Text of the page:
Probably one of the most famous seaside resorts in the area known as the Adriatic Riviera, Rimini is a small city and municipality in the Emilia-Romagna region of Italy along the coast of the Adriatic, between the Marecchia and Ausa Rivers. It is the capital city of the eponymous province, and is well-known for its traditional industries of fishing and coastal navigation, the history of which dates back thousands of years to prehistoric times. This is a major Italian tourist destination, particularly in the summer months, which is both a hindrance and a blessing to English-speaking Westerners who are coming here for a holiday. English is very rarely spoken because this is primarily an Italian haven, which can be a problem for some travelers unless they know a few Italian phrases, but the blessing is that you don't have to deal with massive hordes of tourists. Instead, this is the Italian Riviera at its most pristine.
There are roughly 15 km of beaches in the area, known to locals as La Marina. And while there is plenty of ancient architecture that showcases the splendor of Italy just as well as any other Italian city, with a blending of medieval, renaissance, and Roman architecture, the historical and cultural value of this city is generally traded in exchange for the seaside. Since it is a holiday destination, the winter months transform Rimini into something of a ghost town, although the city center does remain busy year-round.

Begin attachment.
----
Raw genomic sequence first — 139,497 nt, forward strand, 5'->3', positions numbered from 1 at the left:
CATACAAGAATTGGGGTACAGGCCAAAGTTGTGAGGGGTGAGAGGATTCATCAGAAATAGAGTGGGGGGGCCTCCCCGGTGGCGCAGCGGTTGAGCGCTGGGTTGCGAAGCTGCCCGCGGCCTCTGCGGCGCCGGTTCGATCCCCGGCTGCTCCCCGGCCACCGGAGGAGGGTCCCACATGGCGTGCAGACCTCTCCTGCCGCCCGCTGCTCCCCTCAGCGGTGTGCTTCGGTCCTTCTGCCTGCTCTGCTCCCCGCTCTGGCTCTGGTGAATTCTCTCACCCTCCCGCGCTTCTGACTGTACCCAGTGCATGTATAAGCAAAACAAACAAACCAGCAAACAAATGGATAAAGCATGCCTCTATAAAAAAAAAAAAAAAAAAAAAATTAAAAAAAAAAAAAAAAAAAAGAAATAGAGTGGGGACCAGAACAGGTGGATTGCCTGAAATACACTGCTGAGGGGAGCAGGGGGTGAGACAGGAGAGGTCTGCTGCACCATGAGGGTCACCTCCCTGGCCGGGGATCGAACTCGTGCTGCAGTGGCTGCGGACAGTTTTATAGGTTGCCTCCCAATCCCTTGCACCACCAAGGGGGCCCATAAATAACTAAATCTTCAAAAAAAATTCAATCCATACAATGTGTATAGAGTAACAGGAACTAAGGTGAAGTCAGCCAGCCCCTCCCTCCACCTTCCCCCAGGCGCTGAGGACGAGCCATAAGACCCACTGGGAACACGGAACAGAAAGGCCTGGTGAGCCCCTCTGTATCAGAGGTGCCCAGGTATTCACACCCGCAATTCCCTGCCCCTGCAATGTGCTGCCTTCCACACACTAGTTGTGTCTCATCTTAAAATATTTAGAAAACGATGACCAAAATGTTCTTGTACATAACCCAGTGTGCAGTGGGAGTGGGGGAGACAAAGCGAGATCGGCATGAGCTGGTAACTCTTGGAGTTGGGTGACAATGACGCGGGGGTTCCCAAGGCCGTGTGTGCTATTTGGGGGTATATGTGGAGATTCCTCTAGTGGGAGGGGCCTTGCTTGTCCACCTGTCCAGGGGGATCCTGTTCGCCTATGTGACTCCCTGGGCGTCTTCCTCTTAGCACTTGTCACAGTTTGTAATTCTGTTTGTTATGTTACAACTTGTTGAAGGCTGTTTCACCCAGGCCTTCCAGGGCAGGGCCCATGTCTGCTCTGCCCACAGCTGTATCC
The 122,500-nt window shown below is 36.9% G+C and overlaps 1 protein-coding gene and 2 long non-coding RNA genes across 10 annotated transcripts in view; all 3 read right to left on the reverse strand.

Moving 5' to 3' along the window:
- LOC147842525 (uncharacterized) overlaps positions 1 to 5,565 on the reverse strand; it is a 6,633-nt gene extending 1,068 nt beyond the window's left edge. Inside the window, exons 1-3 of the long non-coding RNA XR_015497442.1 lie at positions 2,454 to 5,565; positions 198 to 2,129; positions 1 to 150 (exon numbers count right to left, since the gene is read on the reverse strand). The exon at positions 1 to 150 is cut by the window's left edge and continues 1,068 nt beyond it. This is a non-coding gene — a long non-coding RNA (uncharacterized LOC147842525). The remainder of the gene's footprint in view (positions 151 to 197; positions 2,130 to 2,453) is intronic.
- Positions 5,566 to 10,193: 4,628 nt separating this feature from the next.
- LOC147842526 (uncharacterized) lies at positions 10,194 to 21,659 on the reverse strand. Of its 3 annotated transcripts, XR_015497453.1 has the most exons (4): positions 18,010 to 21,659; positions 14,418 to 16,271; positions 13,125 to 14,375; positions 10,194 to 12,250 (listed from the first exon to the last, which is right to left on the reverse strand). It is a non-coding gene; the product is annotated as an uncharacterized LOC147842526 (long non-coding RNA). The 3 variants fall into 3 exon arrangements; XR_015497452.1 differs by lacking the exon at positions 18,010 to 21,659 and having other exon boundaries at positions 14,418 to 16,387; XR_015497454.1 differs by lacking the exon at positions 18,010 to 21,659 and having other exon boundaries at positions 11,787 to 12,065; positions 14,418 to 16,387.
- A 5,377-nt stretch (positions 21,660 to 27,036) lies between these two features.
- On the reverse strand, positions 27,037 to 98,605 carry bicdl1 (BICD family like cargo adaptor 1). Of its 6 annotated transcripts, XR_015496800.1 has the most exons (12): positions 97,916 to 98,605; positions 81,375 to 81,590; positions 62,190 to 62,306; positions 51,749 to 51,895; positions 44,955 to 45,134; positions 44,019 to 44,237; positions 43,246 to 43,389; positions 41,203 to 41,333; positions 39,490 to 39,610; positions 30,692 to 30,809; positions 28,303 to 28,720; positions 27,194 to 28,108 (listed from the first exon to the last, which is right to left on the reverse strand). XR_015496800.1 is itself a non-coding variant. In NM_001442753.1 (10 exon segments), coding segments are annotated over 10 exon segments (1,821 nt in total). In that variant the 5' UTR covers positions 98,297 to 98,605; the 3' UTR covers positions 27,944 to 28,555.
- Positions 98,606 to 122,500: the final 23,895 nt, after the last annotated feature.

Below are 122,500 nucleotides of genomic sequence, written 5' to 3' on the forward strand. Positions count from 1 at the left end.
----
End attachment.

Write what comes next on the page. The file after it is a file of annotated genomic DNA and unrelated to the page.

Like all Italian destinations, the food and the wine is beyond superb. Since this is a tourist town, albeit mostly for Italians, the summer months are a nonstop barrage of activities, ranging from days spent on the beach or wandering through the historic sections of the city, to nights spent carousing at one of the many bars and restaurants throughout the city. If experiencing cultural Italy is on your agenda, this is definitely the place to come.